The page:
In Pride and Prejudice, secrets are kept from the readers, but we have a friend and guide as Elizabeth Bennet discovers the secrets and weighs the characters of Mr. Darcy and Mr. Wickham. (Image via Wikimedia Commons)
I’m not sure why, but my mind is still on secrets this week. Last week, we expressed indignation in the comments about writers who keep secrets from the readers, but I’ve been thinking about it a little more, and . . . isn’t that precisely what writers are supposed to do? The writer, by the third or fifth or fiftieth draft, knows exactly what’s going on and all the secrets in the book (in theory). The writer could reveal everything in the first paragraph and be done with it. The art and the skill comes in revealing the secrets bit by bit.
I think what we protest against is clumsiness in handling secrets. As Nancy mentioned, one way of handling it is that there must be clues, they have to make sense, and the reader shouldn’t feel duped when they discover what’s going on.
I’m re-reading Pride and Prejudice by Jane Austen for the umpteenth time this week, and you’d think by now, I know all the secrets in that book so thoroughly that the story would fail to entertain. But it doesn’t . . . I still find it very hard to put the book down.
The big secret is Mr. Wickham’s true character. Continue reading
Have you ever read or watched a story that frustrated you so much you re-wrote it in your head the way you wanted it?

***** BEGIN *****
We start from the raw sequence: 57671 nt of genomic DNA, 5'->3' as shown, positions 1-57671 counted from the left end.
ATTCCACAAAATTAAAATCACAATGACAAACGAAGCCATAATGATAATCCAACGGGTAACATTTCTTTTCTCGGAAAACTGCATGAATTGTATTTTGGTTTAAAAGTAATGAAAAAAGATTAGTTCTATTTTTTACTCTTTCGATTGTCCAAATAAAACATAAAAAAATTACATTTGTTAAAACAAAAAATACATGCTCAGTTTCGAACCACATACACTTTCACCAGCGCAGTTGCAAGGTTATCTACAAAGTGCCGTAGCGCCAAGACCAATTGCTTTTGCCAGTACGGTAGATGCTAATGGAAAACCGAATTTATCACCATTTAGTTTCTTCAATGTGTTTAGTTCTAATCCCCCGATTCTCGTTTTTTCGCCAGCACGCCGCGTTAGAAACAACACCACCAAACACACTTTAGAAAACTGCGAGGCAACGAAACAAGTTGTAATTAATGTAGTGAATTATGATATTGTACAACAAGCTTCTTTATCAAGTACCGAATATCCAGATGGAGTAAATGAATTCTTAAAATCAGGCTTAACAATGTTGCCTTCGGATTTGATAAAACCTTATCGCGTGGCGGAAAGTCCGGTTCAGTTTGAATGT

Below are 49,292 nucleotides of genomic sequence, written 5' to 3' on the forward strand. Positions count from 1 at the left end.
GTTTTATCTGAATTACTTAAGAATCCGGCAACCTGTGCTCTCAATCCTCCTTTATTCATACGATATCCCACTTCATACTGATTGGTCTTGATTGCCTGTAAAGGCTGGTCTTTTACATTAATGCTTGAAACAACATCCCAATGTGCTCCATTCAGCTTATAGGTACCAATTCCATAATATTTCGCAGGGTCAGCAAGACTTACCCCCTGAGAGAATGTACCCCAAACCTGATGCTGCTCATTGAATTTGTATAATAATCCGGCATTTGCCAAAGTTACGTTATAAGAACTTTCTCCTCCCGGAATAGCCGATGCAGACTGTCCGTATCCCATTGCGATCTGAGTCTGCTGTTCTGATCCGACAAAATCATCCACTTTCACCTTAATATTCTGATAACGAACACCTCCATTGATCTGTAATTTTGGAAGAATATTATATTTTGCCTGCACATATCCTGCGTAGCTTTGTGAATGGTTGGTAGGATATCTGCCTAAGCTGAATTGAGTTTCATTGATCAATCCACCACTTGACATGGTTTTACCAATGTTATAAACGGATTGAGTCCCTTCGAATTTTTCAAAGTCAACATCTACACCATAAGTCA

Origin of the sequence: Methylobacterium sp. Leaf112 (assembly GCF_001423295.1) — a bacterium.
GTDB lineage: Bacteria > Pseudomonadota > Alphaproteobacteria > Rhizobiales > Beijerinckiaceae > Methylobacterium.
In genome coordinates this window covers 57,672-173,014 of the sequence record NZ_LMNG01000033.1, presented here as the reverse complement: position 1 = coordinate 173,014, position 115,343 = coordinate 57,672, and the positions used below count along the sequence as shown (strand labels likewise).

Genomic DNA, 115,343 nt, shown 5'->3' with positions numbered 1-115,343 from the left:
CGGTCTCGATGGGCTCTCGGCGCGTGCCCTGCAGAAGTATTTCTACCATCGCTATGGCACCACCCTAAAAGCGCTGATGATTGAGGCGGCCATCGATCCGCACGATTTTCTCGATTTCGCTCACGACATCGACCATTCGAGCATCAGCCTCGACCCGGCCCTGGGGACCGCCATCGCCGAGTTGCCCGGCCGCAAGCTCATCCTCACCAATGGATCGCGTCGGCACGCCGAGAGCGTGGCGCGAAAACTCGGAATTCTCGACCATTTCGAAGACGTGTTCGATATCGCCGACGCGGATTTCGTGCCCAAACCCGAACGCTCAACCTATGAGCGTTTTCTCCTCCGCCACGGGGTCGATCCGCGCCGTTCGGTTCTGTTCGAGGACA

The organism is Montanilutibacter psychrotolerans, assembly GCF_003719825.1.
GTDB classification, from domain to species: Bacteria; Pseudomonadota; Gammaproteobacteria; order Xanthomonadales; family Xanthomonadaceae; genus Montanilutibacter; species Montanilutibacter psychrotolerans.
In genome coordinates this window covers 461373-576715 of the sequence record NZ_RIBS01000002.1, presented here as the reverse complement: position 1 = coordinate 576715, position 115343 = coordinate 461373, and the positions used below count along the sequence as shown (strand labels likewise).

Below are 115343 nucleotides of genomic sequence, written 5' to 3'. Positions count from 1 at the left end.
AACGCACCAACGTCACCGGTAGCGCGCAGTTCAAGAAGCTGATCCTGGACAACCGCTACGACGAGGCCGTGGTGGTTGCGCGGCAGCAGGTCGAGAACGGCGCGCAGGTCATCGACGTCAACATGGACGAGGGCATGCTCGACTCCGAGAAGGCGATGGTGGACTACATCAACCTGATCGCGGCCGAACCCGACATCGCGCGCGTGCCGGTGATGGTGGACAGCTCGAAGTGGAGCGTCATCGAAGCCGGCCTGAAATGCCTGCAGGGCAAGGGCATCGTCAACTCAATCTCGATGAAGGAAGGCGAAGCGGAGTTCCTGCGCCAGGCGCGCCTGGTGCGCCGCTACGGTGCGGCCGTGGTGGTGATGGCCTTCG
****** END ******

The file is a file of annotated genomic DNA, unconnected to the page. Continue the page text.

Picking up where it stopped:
I was still at school the first time it happened to me. A friend lent me Gone With The Wind, and since even then I was a committed lover of the happy ending, she assured me that everything turned out okay in the end. I sobbed through the final chapters waiting for the reversal that never came. I dealt with it by imagining my own version of the story, and I’ve never re-read the original since. I’m still on speaking terms with the ‘friend’ who caused my book trauma, but it was touch and go for a while.
I’ve been revisiting the question this week Continue reading
Jane Austen’s birthday was actually December 16, 1775 (okay, that was yesterday, but that wasn’t my post day). So I will honor her a day late. Jane Austen is arguably one of the most important modern literary voices. Her works of romantic fiction provide a lasting social commentary of English society in the early 1800s. She showed the flaws and foibles of people with humor and charm and, while considered a romance novelist by most, can also be viewed as a humanist for her realistic portraits of society. Four of her novels were published in her lifetime: Sense and Sensibility (1811), Pride and Prejudice (1813), Mansfield Park (1814), and Emma (1815). Northanger Abbey and Persuasion were published posthumously in 1818.
Here are some interesting tidbits about Jane Austen (and her fan base) that you may or may not already know: Continue reading
How alpha do you like your heroes? If your favorites are uber-dominant types, do they inhabit a sub-genre that expects or requires that behavior?